Motivation is a photography blog that discusses the creative aspects of photography. The posts will include thoughts about images and their interpretation, photographers and their work, technique, workflow, my ongoing projects, and perhaps even the occasional off topic rant.

Textured Tree.......In Black And White

I decided to see what I might come up with if I tried converting some of the ‘textured trees’ I had posted a few weeks back into black and white images. It turns out that I like the way they look in black and white quite a bit. That does make sense as the focus of the silhouettes is on line and shape, which tends to be accentuated in black and white photographs. Here is an example of one of them after having been transformed to black and white.

textured tree.jpg

More Cacti

The "Cactus Project" continues, in black and white of course!

The focus stacking that I talked about in my last cactus image has gotten me thinking much more carefully about the idea of focus in a composition. Is the image really one where I think selective focus with a limited depth of field would best portray what I am trying to convey, or would front to back sharpness better convey what I am trying to transmit? I had previously been 'bothered' when I wanted to use front to back sharpness and things were 'almost' all sharp. It's not easy being compulsive :). Now, I am more apt to use focus stacking when I seek true front to back sharpness, with the caveat being that compromise is necessary in some situations, such as where there is subject motion. I think my photo buddies and I would be willing to pay Phipps to just turn those fans they use to ensure air movement off for two hours on Sunday mornings :)

In this first photograph of Senecio talinoides flowers, I wanted the depth of field to be limited so as to have the stems and background fade away.

The Flowers of Senecio talinoides    © Howard Grill

On the other hand, in the image below I wanted sharpness throughout, at least for all the spines. That couldn't be achieved in one shot this close up because the angle the cacti were growing at precluded the option of getting the camera parallel to the surface of the 'stem'. Therefore, this image is a blended focus stack of probably 10 or so shots, each made two mm apart without adjusting the focus of the lens.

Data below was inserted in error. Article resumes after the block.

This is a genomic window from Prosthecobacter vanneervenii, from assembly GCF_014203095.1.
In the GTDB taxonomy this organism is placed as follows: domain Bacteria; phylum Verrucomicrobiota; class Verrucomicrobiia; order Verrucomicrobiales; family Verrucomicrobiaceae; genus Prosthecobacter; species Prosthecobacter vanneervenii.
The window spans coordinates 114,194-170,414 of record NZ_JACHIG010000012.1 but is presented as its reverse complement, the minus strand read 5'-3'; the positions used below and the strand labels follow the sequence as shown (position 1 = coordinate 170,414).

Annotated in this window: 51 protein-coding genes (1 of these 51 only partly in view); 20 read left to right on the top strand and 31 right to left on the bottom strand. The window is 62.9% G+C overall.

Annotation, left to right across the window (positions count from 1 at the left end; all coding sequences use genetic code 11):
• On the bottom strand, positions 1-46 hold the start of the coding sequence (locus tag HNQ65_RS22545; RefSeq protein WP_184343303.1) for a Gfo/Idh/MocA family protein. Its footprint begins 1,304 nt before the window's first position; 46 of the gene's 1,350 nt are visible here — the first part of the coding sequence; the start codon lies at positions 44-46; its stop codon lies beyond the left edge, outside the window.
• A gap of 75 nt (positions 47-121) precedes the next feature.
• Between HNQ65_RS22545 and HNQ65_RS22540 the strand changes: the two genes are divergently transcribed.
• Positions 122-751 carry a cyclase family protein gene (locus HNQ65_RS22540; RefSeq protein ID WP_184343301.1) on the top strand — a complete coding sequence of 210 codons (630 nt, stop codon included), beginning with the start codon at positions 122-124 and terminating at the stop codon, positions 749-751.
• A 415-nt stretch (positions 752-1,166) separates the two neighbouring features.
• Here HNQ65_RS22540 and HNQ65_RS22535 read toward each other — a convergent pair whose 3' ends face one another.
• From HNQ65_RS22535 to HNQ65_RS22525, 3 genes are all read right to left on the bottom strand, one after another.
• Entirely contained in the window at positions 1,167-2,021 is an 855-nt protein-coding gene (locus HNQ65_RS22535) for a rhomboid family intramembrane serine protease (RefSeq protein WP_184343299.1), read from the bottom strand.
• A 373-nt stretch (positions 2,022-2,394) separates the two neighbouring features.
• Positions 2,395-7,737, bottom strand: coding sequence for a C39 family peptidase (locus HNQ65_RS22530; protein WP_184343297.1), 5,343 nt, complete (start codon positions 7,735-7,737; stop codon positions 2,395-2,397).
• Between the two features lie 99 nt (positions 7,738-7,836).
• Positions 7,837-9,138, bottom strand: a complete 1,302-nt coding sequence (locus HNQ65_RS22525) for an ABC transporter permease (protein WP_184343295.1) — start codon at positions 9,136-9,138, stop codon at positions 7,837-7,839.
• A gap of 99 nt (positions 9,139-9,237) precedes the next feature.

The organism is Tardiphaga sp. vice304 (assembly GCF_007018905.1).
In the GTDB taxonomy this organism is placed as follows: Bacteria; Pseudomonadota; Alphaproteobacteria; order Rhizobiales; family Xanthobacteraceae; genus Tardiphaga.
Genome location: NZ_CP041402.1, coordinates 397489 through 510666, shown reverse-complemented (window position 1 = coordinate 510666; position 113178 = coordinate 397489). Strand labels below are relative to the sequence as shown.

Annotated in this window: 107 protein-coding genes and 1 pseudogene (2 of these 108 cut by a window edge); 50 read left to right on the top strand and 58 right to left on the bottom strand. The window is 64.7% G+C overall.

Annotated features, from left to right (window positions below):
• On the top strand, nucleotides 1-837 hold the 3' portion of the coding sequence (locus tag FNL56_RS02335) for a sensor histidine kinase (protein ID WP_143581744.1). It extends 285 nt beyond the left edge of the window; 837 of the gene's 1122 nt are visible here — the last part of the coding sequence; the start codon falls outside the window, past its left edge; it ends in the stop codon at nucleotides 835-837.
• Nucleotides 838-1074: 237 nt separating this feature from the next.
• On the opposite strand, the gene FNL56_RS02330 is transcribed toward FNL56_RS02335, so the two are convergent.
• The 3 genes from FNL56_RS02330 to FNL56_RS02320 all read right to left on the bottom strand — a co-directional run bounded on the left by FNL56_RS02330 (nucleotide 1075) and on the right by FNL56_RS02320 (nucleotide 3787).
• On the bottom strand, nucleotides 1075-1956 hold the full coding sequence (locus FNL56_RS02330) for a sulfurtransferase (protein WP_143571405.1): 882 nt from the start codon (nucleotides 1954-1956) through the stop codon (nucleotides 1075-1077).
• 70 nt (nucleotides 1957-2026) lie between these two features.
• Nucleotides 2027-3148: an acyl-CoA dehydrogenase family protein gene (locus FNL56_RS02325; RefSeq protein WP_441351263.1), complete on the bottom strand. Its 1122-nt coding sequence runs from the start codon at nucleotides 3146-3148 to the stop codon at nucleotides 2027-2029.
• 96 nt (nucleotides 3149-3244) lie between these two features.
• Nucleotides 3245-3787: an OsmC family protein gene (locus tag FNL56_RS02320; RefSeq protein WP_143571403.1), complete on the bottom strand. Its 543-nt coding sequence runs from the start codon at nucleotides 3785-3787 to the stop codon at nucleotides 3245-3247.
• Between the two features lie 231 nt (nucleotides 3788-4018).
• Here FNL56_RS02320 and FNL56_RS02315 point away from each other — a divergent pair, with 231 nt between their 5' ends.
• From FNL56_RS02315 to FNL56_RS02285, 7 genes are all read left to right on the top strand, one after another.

Opuntia 'Pricckly Pear' Cactus    © Howard Grill


Cactus Spines

I have been fascinated by the spines of this Echinocereus species cactus at Phipps Conservatory for some time. In fact, I have taken several photos of it in the past but have never been happy with the images for one reason. The spines are so long that when I fill the frame with them using my 180mm macro lens it simply isn't possible to get all the needles sharp along their entire length, even at f16 or f22. The depth of field just isn't great enough. 

I really should say that it isn't possible to get them all sharp in one single frame. Last weekend I took out all the stops and brought along my macro rail. The rail lets me take a series of tripod mounted images without refocusing, by manually moving the entire camera and lens closer to the subject as a unit, bit by bit. As the lens moves closer to the subject, a different area is brought into focus. 

I took 35 shots, each spaced 1mm apart (probably more than I needed to) and combined them using Helicon Focus focus stacking software. The software uses computer algorithms to take the sharp parts of each of the 35 frames and combine all of these sharp areas into one single image.

The result is shown below, converted to a sepia toned black and white photo. Those needles deserve to be shown in sharp focus throughout their entire length. And those tips are mighty sharp!

Cactus Spines    © Howard Grill

Euphorbia canariensis

Continuing on my black and white cactus journey of the last couple of blog posts, we have Euphorbia canariensis. As opposed to the other two images, this one was actually made a number of years ago on a trip to London, at the famous Kew Royal Botanic Gardens.